Prowritingaid does a lot of the same things that Grammarly does, like checking your spelling, grammar, tone, and style, but I’ve found that it has a lot more downsides than it does up.
I’ll be honest, my review of Prowritingaid is going to be a lot shorter than the one for Grammarly; I made it only a week in before I asked for my refund because it just didn’t work for me.
The good
Since I last tried Prowritingaid, they’ve now started offering a free Chrome extension the same way Grammarly does. 
One of the biggest pluses that Prowriting aid has over Grammarly is that for $300, you get lifetime access to their software and all of their updates. This includes their resource library on writing and grammar, how to plan your novel, how to edit, etc. 
This is a really big deal for new authors and for such a low price. 
The bad
Prowritingaid is not very userfriendly. For those of you like me who are technologically inept, you need an easy-to-use and easy-to-figure out software, and that’s not going to be Prowritingaid.
The biggest downside I found to Prowritingaid is just how freaking slow it is. The same 140K manuscript that took only minutes with Grammarly took a full six hours for Prowritingaid to check with a single one of its features. Comparably, Grammarly checks tone, grammar, spelling, and style all in one go, while Prowritingaid checks these in individual passes. This is not very helpful, because if you accidentally switch between the functions, it takes forever to recheck the work.
This is as far as I got in using Prowritingaid before I gave up on using it. For my work, it wasn’t feasible to use as much as I use other writing software on a day to day basis.
Hemmingway Editor
I hadn’t heard much about Hemmingway Editor until I got involved in Authors 4 Authors Publishing and one of our Founders, B. C. Marine, told me about it.
Out of the three softwares that I’m talking about today, this one is by far the cheapest. It has two options, a free online version and an app you can download to your computer that is a one-time cost of $20.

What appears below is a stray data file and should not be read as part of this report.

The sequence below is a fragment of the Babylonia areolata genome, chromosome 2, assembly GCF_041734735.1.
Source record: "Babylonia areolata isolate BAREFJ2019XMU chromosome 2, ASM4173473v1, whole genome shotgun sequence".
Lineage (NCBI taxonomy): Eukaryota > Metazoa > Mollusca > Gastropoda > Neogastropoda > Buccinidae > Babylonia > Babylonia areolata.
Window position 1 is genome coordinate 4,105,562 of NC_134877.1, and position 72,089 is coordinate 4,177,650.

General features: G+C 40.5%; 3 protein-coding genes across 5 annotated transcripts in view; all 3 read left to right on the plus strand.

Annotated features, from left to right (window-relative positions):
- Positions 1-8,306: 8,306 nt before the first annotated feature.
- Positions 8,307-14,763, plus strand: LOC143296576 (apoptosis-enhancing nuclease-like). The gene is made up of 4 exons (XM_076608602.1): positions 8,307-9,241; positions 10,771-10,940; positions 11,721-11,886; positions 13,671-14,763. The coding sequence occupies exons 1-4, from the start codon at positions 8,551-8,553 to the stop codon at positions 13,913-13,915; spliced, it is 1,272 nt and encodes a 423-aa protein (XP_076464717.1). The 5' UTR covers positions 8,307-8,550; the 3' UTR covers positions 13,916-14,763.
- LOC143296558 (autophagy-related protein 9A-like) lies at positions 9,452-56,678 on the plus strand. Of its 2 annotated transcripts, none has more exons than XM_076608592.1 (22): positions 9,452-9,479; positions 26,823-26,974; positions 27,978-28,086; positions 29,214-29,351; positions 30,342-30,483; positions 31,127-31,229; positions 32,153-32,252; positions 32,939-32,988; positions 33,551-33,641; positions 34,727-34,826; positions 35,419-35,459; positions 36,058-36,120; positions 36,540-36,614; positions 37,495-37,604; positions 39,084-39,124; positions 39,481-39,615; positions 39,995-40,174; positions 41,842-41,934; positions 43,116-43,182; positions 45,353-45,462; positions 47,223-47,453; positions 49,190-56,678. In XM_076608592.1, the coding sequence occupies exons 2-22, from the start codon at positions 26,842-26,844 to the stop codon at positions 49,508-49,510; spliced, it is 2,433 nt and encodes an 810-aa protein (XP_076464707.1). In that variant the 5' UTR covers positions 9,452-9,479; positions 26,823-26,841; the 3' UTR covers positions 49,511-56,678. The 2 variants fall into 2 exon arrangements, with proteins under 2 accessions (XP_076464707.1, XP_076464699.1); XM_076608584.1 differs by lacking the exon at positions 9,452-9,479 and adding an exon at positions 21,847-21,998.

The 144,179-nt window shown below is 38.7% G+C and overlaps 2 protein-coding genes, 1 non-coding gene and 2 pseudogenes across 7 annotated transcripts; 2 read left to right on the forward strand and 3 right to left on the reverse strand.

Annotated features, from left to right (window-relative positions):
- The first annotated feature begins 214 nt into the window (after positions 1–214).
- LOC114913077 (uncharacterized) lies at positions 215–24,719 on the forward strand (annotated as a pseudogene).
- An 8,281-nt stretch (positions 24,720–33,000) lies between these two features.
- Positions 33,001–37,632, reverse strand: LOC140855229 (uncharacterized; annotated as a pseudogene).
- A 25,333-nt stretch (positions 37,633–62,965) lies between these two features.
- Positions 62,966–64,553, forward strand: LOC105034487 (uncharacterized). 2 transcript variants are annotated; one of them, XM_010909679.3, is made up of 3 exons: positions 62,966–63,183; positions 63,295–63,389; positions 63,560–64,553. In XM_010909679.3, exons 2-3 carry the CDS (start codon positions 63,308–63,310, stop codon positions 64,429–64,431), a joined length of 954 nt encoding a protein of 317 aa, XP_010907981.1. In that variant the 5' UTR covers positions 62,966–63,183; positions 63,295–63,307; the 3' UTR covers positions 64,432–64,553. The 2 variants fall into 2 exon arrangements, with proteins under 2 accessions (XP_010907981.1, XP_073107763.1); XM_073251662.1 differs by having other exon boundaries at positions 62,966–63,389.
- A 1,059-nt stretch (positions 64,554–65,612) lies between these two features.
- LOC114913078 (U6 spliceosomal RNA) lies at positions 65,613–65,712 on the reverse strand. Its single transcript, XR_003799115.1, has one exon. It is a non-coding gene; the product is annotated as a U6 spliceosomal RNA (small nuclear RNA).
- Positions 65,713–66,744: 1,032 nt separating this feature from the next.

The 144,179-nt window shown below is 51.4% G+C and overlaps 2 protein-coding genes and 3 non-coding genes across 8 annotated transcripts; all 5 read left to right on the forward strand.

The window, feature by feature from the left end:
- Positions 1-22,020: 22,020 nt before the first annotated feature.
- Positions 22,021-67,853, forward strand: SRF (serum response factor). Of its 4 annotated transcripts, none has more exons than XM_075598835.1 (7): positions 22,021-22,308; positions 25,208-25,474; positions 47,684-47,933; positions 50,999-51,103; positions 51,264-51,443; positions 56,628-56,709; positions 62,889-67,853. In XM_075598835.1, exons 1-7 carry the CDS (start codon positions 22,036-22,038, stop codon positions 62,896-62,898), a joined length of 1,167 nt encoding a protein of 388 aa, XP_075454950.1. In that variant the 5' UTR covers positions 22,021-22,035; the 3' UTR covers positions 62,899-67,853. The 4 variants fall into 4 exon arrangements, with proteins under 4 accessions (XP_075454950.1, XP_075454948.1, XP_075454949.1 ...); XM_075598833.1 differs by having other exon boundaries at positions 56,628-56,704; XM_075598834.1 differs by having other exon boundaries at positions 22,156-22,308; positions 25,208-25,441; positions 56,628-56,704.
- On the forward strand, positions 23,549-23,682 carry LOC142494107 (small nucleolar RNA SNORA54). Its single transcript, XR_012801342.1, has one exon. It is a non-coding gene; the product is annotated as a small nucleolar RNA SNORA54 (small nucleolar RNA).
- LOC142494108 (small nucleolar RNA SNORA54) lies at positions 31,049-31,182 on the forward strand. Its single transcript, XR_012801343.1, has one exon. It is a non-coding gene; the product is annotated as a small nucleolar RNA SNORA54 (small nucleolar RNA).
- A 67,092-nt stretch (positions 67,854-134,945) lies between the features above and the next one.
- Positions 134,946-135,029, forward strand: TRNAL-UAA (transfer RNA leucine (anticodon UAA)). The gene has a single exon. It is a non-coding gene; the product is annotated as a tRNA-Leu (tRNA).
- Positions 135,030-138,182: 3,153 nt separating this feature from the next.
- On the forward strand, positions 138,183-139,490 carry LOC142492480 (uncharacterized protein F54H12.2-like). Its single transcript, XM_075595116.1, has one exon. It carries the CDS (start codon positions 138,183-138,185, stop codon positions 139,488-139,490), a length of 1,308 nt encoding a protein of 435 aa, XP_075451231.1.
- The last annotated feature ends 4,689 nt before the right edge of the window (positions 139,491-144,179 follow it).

This editing software will take a look at your sentence length and help you cut out the superfluous words, track your adverb usage, check the readability of your sentences, and help keep your work clear and concise by highlighting passive voice and (according to their website) dull words.
The good
With Hemmingway, everything is color-coded for your convenience. If you’re wanting to look at a specific aspect of your writing, like getting rid of your run-on sentences, Hemmingway will highlight your extra, extra long sentences in red. This makes it easy for quick spot checks for essays, emails, or short stories pasted directly into the website for a free check, or in your downloaded app. Like Grammarly, its checks are also incredibly fast in finding the above-mentioned issues within your work. 
The app is also really easy to interface with other programs on your computer. For instance, it’s very easy to import a full novel into the application from Microsoft Word to give yourself one last edit for the fifth time before you send your manuscript to an agent or a publisher. 
The bad
This application is truly a testament to its namesake—what it’s best used for is making sure your work is concise and to the point. This means that if you enjoy purple prose or being Tolkienesque, this application is not going to be for you in the slightest. 
Some of the downsides to this app include the fact that, unlike Grammarly or Prowritingaid, it doesn’t take a look at spelling, grammar, or style. If those are things that you’re wanting most out of your editing software because you might not know all the rules yet, this isn’t for you.
One last, and major downside of Hemmingway Editor, is that only the desktop application allows you to save any of your work. It’s not possible to do in the free online version, so if you need to take a couple of days to work on a piece, you’re going to have to pay $20 for the pleasure. 

Which one you decide to use is entirely up to you, but this post will hopefully help you make an informed decision about which software is best for your needs. 

Join us next week for our latest installment in our Misused Advice series about never having a prologue.